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Bank of Ghana Reports Banking sector sees -5.4% dip in 2015

According to the Central Bank, the sector saw reduction in total revenue from the 34.9 percent growth experienced in 2014 to negative 5.4 percent in December 2015.

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The banking sector  has recorded negative growth of 5.4 percent in 2015. This is according to figures from the Bank of Ghana's Financial Stability report.

According to the Cen­tral Bank, the sector saw reduction in total revenue from the 34.9 percent growth experienced in 2014 to negative 5.4 percent in December 2015.

Similarly, the industry’s net profit after tax con­tracted by 10.5 percent in December 2015 compared with a growth of 35.5 per­cent in December 2014.

Some banks Pulse Business has spoken to, have confirmed considerable reductions in their profits for 2015.

The Central Bank's report, however,  noted that interest income from loans continued to be the main source of income for the banking industry, consti­tuting 51.5 percent of total income in December 2015 compared with 45.5 per­cent in December 2014.

 Investment income share of 29.3 percent of total in­come in December 2015 was marginally above the 29.2 percent recorded in December 2014.

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The share of income from fees and commission however declined to 11.6 percent in December 2015 from 12.8 percent in De­cember 2014.

Also, indicators of op­erational efficiency showed deterioration in 2015, mainly because of the energy challenges which bloated the opera­tional cost of banks and increased staff cost.

Cost to income ratio in­creased to 84.6 percent in December 2015 from 76.4 percent in December 2014 while cost to total assets ratio increased to 15.2 per­cent in December 2015 from 12.6 percent in De­cember 2014.

Similarly, operational cost to total assets in­creased to 9.7 percent in December 2015 from 8.5 percent in December.

Operational cost to gross income also in­creased from 51.4 percent in December 2014 to 53.9 percent in December 2015.

On liquidity, the liquid­ity conditions of the bank­ing sector however tightened in December 2015. All indicators of liq­uidity decreased but gen­erally remained within acceptable thresholds dur­ing the period under re­view.

According to the Cen­tral Bank, growth in the sector’s income before tax registered a negative growth over the period from 34.9 percent in De­cember 2014 to negative 5.4 percent in December 2015.

Similarly, the industry’s net profit after tax con­tracted by 10.5 percent in December 2015 compared with a growth of 35.5 per­cent in December 2014.

Already, financial state­ments released by some players in the industry in­dicate loses and reduction in their bottom-lines.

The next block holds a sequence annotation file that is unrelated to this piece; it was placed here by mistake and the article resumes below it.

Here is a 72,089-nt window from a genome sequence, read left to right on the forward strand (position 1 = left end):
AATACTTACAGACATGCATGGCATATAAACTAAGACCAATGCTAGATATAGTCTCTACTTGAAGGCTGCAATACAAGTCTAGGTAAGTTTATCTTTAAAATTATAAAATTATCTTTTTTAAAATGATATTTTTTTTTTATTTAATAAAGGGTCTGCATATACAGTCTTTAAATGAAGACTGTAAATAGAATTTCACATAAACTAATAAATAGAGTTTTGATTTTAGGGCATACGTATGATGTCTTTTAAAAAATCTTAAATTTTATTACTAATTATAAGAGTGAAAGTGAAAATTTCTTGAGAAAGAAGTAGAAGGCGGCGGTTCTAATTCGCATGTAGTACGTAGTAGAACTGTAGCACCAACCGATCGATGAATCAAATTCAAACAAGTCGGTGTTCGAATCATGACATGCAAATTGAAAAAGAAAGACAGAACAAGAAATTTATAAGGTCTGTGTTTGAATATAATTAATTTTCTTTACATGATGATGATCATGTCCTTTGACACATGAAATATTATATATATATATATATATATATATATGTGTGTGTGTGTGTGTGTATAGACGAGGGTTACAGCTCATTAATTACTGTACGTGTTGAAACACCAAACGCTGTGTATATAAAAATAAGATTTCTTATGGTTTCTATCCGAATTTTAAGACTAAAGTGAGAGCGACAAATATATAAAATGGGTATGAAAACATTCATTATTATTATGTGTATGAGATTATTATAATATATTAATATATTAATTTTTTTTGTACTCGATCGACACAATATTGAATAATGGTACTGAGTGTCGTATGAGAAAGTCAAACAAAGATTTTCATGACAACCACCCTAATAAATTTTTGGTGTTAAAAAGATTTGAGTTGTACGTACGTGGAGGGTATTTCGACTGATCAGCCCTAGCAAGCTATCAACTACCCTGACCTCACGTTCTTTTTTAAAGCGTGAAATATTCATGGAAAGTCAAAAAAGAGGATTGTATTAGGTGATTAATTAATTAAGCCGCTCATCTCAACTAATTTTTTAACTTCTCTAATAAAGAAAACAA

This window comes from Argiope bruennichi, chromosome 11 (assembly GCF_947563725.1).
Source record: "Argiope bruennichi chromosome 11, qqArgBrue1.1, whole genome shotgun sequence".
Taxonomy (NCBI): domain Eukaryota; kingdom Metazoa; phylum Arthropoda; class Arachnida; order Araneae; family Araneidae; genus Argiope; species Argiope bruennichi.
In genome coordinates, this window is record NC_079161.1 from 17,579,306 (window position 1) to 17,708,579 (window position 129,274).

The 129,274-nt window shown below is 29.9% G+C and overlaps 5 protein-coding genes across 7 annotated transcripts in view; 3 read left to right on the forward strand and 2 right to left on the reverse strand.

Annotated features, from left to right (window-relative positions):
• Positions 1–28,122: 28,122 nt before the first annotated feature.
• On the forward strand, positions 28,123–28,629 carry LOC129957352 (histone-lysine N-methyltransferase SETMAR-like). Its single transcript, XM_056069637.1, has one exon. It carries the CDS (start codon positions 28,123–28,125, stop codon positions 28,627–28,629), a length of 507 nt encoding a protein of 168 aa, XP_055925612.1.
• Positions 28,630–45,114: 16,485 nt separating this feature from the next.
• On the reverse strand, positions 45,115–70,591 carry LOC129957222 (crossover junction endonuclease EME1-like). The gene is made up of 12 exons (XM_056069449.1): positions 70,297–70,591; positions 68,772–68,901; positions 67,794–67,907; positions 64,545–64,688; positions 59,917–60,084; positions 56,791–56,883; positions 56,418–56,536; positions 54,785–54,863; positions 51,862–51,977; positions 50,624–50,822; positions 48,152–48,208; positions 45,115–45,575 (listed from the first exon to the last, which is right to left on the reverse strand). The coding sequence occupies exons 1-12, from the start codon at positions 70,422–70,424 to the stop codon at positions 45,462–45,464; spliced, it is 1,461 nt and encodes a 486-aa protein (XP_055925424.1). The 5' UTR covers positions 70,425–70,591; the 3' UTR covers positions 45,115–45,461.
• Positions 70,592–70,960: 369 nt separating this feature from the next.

Indeed, the regulator confirmed that there were marginal declines in key financial soundness indi­cators in the fourth quarter of 2015 though the do­mestic banking sector re­mained sound and solvent during the period.

The report noted that interest income from loans continued to be the main source of income for the banking industry, consti­tuting 51.5 percent of total income in December 2015 compared with 45.5 per­cent in December 2014. Investment income share of 29.3 percent of total in­come in December 2015 was marginally above the 29.2 percent recorded in December 2014.

The share of income from fees and commission however declined to 11.6 percent in December 2015 from 12.8 percent in De­cember 2014.

Also, indicators of op­erational efficiency showed deterioration in 2015, mainly because of the energy challenges which bloated the opera­tional cost of banks and increased staff cost.

Cost to income ratio in­creased to 84.6 percent in December 2015 from 76.4 percent in December 2014 while cost to total assets ratio increased to 15.2 per­cent in December 2015 from 12.6 percent in De­cember 2014.

Similarly, operational cost to total assets in­creased to 9.7 percent in December 2015 from 8.5 percent in December

Operational cost to gross income also in­creased from 51.4 percent in December 2014 to 53.9 percent in December 2015.

On liquidity, the liquid­ity conditions of the bank­ing sector however tightened in December 2015. All indicators of liq­uidity decreased but gen­erally remained within acceptable thresholds dur­ing the period under re­view.

Domestic assets com­ponent of total assets in­creased by 24.1 percent to GH057.98 billion at the end of December 2015 compared with 39.9 percent growth recorded for the same period in 2014. Growth in foreign assets slowed down from the 69.4 per­cent recorded in Decem­ber 2014 to 12.5 percent growth in December 2015.

The Central Bank concluded that Ghana’s banking sector continued to be sound and solvent as evidenced by key fi­nancial soundness indi­cators, though there has been some deterioration in asset quality and effi­ciency.

It added that the bank­ing industry’s perform­ance is expected to pick up with the improvement in the energy supply, on­going fiscal consolida­tion reflected in the lower Treasury bill rates and relative stability in the exchange rate.

 

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